State of Mind- An Autoethographic Response to Korean Gaming Documentary, State of Play

In first hearing the term ‘autoethnography’ I had two main thoughts: A) that this word has way too many syllables to be learning at 9:30 in the morning, and B) I really hope this is the study of autobots (sick transformers reference Jesse). Alas, my hopes and dreams were dashed with no reference to Optimus Prime and his robotic buddies, with Ellis, Adams and Bochner defining the concept as

“an approach to research and writing that seeks to describe and systematically analyse personal experience in order to understand cultural experience”.

Put simply, if ethnography (the study of cultures) had a baby with autobiography (an individual’s self-articulated accounts) the result would be autoethnography.

Despite a lack of transforming cars, this concept does present a revolutionary approach to cultural studies. As opposed to traditional ethnographic tactics of ignoring personal biases in order to report on cultural practices impartially, autoethnography highly relies upon the personal experience in reporting on individual reactions to culture and an analyzing them. You know that god awful show Gogglebox where you watch people watching TV? In a way, that’s Autoethnography.

Now in taking a step forwards, my experience with Asian culture specifically has not been massive. Although studying Japanese in high school for several years, and being a big fan of various Anime (although dubs over subs), my cultural experience more or less stops there. Therefore, the 2013 South Korean gaming documentary State of Play presented itself as quite the culture shock, filled with delicious looking Korean food, with next to no English spoken and following the accounts of young, professional Star craft Players. As my first attempt at autoethnography, I attempted to live tweet my experiences of the film as they happened as seen in the Storify feed below:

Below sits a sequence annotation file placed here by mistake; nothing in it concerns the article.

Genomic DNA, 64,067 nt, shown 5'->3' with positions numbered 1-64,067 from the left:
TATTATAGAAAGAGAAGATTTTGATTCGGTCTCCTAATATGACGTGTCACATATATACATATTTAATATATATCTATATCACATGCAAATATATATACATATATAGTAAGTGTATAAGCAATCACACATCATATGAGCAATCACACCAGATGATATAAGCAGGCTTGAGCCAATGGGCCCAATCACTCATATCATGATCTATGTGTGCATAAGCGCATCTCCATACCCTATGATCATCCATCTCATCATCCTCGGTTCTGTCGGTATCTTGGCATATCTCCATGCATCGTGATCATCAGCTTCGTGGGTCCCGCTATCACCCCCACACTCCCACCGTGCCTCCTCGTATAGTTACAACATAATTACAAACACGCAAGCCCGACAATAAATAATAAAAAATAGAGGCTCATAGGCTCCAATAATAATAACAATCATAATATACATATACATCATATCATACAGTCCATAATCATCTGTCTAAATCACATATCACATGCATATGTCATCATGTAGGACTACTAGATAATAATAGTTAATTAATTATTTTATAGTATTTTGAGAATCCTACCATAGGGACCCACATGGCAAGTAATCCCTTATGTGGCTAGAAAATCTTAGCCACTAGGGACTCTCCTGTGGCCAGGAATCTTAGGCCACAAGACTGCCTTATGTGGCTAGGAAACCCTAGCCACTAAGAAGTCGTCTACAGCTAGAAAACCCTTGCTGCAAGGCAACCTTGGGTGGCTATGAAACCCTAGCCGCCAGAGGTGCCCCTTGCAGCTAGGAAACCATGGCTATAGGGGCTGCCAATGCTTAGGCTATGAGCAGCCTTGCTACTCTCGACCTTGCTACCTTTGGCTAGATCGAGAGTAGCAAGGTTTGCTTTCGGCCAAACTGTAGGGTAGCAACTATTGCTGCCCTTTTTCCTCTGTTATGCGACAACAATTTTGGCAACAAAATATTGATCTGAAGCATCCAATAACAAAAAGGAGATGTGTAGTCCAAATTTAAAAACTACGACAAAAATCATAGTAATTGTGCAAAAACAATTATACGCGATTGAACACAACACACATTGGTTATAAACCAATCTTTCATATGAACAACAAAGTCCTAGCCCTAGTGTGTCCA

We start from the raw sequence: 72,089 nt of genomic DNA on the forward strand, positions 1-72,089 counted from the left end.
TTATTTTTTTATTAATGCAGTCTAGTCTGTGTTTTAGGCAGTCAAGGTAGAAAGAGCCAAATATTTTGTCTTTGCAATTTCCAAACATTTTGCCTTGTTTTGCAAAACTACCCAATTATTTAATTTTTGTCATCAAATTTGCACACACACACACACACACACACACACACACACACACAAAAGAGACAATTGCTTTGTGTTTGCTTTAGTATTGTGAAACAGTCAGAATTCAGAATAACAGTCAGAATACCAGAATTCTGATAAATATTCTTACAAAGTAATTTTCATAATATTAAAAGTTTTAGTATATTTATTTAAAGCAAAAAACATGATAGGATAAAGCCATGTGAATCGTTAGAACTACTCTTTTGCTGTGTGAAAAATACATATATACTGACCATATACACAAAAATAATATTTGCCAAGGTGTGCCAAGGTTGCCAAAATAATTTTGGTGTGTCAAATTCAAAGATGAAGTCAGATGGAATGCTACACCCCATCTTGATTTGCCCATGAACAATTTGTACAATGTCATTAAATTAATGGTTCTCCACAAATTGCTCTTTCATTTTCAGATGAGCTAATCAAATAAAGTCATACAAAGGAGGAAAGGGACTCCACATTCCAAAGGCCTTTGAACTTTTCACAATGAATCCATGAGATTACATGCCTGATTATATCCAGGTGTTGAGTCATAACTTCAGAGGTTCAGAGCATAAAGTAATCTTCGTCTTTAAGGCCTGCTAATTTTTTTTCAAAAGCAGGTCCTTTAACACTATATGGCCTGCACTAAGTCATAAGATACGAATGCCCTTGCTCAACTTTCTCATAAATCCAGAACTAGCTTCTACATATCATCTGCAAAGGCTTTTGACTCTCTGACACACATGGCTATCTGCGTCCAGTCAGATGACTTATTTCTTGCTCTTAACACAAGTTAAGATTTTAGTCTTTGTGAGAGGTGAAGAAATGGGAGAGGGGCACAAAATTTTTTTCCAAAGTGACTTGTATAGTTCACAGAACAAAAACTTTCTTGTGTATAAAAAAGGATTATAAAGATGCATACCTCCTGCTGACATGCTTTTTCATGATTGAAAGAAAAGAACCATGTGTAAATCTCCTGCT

storify 1

There were however several other observations I had made in regards to the film:

  • The relationships between the parents and gamers appeared very strict, as they are stereo typically recognized in western culture.
  • Gaming as an activity is treated as an entirely different process than in Australia, professionalism isn’t recognized unless you operate as a developer for example.
  • The treatment of professionals mimics the treatment of movie stars or musicians for example.
  • The High school experience recorded is entirely different to in Australia. There is no real graduation from middle school to high school, while sleeping in class would result in immediate punishment. Although I do know this is acceptable in Japan.
  • The scene of Jae Dong’s emotional breakdown highlight much in regards to masculinity in Asian cultures. Dong saying specifically that he normally puts on a brave face as a ‘Korean man should’
  • E-Sports are essentially met with the same attitudes as physical sporting events, even having their own dedicated e-sports arenas.

As what I classify as a casual gamer, State of Play was extremely enlightening in presenting the true perception of E-Sports in cultures other than my own. While E-sports would be perceived as a laughable concept to the majority of Australians, games present extremely similar themes and issues in terms of the competitiveness, the coverage, and even gambling/fixing. Watching this documentary was highlight educational and enjoyable, although I still never want to play Star Craft.

-Jesse Max



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